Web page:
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We examined two emergent processes in treatment (parent-therapist alliance and perceived barriers to treatment participation) in parent management training for children (N = 234, 55 girls and 179 boys, ages 4–14) referred clinically for oppositional, aggressive, and antisocial behavior. We predicted that two parent characteristics (interpersonal relationships and quality of daily life) evaluated prior to treatment would predict quality of the therapeutic alliance and perceived barriers during treatment. Alliance and perceived barriers were significantly related to treatment outcome. Stronger alliance and fewer perceived barriers were associated with greater therapeutic change. Interpersonal relationships and quality of daily life, each represented with multiple measures, predicted quality of the therapeutic alliance and perceived barriers during treatment. Alliance and barriers continued to predict therapeutic change even after controlling for pretreatment predictors of these emergent processes.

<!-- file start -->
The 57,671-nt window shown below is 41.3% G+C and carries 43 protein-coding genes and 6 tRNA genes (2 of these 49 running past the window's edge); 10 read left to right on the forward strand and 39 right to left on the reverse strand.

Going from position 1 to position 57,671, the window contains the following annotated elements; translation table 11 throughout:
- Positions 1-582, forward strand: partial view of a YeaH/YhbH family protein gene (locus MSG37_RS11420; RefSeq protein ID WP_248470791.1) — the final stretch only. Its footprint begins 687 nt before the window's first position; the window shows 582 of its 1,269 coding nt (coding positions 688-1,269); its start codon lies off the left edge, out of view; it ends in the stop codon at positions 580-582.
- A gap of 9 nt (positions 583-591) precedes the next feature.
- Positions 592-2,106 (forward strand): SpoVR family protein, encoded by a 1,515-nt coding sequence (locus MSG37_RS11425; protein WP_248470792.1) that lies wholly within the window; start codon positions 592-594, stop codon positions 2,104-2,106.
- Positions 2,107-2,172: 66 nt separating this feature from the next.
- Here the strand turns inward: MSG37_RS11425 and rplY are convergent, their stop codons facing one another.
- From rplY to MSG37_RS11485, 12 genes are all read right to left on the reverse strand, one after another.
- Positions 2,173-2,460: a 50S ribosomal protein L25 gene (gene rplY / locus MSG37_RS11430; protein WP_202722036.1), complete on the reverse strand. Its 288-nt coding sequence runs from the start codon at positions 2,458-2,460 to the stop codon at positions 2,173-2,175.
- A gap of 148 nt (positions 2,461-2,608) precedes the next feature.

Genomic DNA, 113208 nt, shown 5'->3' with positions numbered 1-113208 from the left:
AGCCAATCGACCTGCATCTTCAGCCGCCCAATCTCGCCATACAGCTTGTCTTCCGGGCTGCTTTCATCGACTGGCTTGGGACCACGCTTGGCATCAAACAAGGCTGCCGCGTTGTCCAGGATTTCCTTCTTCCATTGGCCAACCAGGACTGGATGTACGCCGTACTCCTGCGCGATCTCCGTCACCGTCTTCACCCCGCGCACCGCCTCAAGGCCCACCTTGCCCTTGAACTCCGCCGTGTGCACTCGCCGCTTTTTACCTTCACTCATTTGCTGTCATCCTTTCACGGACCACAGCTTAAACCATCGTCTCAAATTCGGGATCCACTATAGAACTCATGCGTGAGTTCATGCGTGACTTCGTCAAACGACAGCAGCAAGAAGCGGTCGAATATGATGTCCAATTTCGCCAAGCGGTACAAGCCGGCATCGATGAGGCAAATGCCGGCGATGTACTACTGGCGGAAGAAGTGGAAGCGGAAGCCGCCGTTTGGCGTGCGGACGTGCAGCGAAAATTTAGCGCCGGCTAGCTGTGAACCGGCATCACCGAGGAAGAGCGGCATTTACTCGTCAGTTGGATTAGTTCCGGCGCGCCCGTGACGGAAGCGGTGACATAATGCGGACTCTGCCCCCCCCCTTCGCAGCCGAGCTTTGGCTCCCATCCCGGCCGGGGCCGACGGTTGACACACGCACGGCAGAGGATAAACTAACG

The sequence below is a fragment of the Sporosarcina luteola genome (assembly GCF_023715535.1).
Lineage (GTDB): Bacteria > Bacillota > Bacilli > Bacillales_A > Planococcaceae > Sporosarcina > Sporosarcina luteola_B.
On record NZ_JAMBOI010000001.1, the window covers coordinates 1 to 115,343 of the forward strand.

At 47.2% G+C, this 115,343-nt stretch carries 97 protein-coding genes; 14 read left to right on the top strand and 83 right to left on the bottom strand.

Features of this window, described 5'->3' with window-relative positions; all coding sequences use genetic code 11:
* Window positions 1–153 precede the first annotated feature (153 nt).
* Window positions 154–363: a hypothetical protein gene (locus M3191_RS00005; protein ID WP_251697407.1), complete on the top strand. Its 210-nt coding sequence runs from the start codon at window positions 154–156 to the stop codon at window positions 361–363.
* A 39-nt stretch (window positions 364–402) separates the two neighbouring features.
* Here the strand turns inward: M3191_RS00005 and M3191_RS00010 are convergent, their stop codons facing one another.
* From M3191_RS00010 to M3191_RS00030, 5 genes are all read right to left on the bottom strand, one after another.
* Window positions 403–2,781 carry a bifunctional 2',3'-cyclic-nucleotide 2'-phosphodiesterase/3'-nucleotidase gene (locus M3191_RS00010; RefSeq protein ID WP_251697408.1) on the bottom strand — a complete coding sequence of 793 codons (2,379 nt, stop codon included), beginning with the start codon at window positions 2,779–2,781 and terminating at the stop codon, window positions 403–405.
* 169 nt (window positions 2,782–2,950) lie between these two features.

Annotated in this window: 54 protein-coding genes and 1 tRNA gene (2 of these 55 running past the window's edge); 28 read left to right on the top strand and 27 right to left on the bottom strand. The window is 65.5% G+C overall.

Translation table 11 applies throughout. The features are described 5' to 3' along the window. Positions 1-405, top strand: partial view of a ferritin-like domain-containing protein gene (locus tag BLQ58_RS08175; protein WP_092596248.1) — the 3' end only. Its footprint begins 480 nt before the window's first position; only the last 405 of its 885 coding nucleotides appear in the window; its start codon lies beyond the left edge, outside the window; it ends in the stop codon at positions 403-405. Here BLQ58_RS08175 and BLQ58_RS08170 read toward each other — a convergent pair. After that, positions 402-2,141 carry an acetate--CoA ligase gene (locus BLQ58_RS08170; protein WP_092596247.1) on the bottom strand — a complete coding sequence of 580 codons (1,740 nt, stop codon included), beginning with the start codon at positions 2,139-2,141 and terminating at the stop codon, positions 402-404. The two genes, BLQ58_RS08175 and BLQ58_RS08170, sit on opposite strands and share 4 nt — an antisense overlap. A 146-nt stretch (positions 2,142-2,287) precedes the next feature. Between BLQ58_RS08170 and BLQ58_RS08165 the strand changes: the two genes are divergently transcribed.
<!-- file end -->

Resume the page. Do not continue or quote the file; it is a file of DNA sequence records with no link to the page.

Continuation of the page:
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- Therapeutic Alliance, Perceived Treatment Barriers, and Therapeutic Change in the Treatment of Children with Conduct Problems
Alan E. Kazdin
- Springer US